As summarized more thoroughly in our opinion in Jackson I, 997 So.2d at 1028, the employee had experienced previous disabling lower back problems in 2000 that had caused him to miss work for three or four months until January 2001. According to the employee, he began to experience different back pain at some point after his October 30, 2001, work-related accident. The employee testified that he had informed Dr. John McAndrew, his authorized treating physician, about his back pain, but that Dr. McAndrew had not documented the complaints until April 3, 2002, about three weeks after he had placed the employee at maximum medical improvement for his foot injury. Based in part on his recollection that the employee had not reported any back problem until over five months after the accident and in part on his belief that the employee's complaints of back pain were not credible, Dr. McAndrew opined that the employee's back problem bore no relationship to the foot injury. The doctor later testified that all the permanent effects of the employee's foot injury were confined to the area of the left heel below the ankle.

On October 29, 2002, Dr. McAndrew reexamined the employee and found no evidence of an altered gait even when the employee walked barefoot without orthotic aids. Therefore, the doctor released the employee to return to work with physical and hourly restrictions. The employee testified that his back constantly hurt him while working, even though he was taking his pain medication. After working for a year and a half, the employee reported to a counselor, Donald Blanton, that he experienced daily pain in his foot and back. The counselor documented that the employee was "strong other than his left foot and ankle."

On May 6, 2004, the employee demonstrated in a functional-capacities evaluation ("FCE") the ability to work in medium to heavy labor. Before and during the FCE, the employee complained of left-foot pain, but he did not have any "secondary complaints." The examiner also noted that the employee had accomplished all tasks with orthotic aids and that his "gait was within normal limits." The examiner further reported that the range of motion of the employee's back and muscle testing yielded normal results. Based on the results of this FCE, Dr. McAndrew increased the employee's work hours to eight hours per day with breaks. The employee testified that the new work schedule had worsened his pain.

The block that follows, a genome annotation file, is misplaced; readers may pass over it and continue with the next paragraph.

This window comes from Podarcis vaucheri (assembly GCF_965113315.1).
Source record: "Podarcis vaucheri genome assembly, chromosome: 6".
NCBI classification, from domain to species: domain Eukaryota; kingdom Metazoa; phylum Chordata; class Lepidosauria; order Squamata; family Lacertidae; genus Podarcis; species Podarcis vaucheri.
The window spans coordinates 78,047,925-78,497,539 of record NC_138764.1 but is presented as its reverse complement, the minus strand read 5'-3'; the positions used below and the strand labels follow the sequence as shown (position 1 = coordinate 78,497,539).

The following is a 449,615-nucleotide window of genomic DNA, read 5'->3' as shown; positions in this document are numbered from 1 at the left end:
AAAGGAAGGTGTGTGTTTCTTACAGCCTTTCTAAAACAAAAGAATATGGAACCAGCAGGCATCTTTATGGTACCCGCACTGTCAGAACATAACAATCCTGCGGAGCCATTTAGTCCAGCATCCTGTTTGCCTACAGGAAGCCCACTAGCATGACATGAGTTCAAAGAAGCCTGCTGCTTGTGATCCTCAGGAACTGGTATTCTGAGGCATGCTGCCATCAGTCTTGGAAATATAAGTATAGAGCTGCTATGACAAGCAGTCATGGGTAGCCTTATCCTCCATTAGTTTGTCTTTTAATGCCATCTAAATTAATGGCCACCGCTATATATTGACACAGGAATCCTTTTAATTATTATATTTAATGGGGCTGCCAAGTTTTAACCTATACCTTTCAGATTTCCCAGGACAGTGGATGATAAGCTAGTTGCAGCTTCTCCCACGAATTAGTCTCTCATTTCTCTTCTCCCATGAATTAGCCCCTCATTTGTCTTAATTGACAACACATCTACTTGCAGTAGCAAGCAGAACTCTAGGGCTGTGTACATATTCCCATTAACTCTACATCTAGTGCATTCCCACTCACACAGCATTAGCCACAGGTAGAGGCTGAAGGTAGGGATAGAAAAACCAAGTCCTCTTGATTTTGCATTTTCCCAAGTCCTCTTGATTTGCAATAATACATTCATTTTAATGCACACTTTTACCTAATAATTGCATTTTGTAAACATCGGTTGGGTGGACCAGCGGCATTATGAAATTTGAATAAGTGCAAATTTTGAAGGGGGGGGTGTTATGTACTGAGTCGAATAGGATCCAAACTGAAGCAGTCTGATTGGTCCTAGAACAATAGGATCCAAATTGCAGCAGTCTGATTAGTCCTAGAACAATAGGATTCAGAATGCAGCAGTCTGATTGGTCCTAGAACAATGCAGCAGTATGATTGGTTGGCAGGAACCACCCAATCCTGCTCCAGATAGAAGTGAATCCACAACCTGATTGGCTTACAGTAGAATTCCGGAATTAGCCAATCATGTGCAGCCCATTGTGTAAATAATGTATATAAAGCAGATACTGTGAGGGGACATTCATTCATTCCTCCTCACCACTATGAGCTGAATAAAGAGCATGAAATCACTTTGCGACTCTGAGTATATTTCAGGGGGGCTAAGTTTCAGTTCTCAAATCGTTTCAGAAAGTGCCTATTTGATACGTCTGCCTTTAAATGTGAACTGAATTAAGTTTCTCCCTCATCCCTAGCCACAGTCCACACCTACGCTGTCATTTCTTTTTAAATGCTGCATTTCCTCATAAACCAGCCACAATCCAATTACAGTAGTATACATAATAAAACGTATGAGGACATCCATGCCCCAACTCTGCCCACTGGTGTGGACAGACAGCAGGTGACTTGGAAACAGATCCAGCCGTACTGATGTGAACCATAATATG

The employee testified that at some point before March 11, 2005, he had visited an unauthorized physician seeking help with his worsening foot and back pain. That physician referred the employee to Dr. William Fleet, a neurologist. The employee informed Dr. Fleet that he had been having constant lower-back and left-knee pain since his work-related accident.[2] After a variety of diagnostic tests, Dr. Fleet determined that the employee had 1046*1046 no permanent disability to his lumbar spine or to his left knee. On June 17, 2005, after the employee had been excused by Dr. Fleet from working for three months, the doctor prescribed the employee a back brace and a knee brace and returned him to work with increased physical restrictions and a modified schedule. The employer could not accommodate the new restrictions, so the employee did not return to work. Dr. Fleet thereafter placed the employee at maximum medical improvement with no impairment to the back or the knee.

In his deposition, Dr. Fleet opined that, based on the employee's history, the employee's left-heel injury caused the employee's left-knee and lower-back pain. On direct examination, Dr. Fleet testified that the employee's pain in his left knee and lower back was consistent with an injury from jumping from a height. Later, he testified that he had commonly seen patients develop knee and lower-back pain with foot injuries. On cross-examination, Dr. Fleet testified that he suspected the employee may have traumatized his left knee in the initial accident but that, because the employee had had a normal MRI, any residual left-knee pain resulted from an altered gait. The doctor admitted that he had checked the employee's gait on every visit and had found it to be normal. However, the employee had told the doctor that he would start limping after standing or walking for more than 15 to 30 minutes. Ultimately, Dr. Fleet theorized that the employee's back pain resulted from his walking with an altered gait but that his theory might be incorrect because the employee had continued to complain of back problems even after he quit working. Dr. Fleet conceded that Dr. McAndrew was in a better position to determine if the employee's back injury related to the heel injury, but he would not outright defer to Dr. McAndrew's position on the subject.